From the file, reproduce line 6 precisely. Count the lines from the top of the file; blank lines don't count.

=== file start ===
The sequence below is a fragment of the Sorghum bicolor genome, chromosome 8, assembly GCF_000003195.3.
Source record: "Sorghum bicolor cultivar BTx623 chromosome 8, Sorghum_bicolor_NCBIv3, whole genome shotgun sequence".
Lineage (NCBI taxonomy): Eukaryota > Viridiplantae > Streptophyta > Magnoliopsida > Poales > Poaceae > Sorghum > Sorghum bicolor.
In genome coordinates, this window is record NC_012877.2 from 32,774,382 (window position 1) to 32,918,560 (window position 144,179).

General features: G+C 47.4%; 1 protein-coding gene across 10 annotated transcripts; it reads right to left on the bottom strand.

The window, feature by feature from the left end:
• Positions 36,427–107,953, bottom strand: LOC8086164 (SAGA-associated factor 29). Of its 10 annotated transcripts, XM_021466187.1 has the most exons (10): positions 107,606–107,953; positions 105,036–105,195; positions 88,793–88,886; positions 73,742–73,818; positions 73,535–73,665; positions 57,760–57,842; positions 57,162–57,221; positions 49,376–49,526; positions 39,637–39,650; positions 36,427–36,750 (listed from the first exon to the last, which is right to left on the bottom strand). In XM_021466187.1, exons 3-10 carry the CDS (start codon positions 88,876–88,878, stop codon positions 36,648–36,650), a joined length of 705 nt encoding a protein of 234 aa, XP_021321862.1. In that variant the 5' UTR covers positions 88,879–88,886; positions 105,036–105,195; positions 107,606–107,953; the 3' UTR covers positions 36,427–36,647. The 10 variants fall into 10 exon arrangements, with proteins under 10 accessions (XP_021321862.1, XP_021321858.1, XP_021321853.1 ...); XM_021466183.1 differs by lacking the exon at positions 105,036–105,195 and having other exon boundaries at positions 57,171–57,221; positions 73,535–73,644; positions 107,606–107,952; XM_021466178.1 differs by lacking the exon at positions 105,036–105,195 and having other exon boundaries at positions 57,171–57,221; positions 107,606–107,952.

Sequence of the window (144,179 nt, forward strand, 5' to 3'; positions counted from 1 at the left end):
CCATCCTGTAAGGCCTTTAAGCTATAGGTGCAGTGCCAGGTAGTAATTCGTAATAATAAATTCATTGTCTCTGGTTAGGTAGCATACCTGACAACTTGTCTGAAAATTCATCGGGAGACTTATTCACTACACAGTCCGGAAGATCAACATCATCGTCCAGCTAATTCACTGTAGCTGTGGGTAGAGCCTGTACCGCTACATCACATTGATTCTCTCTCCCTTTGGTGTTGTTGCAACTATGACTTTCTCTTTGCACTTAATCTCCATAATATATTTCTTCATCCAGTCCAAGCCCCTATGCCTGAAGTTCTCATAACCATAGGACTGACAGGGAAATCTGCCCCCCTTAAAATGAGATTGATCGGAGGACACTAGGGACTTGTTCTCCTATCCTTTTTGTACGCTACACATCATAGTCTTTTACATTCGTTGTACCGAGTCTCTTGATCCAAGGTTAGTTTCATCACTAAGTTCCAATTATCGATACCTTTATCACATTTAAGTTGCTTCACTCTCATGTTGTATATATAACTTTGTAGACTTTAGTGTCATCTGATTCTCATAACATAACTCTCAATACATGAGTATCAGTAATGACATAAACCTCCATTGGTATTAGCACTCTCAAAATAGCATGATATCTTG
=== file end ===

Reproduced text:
The window, feature by feature from the left end: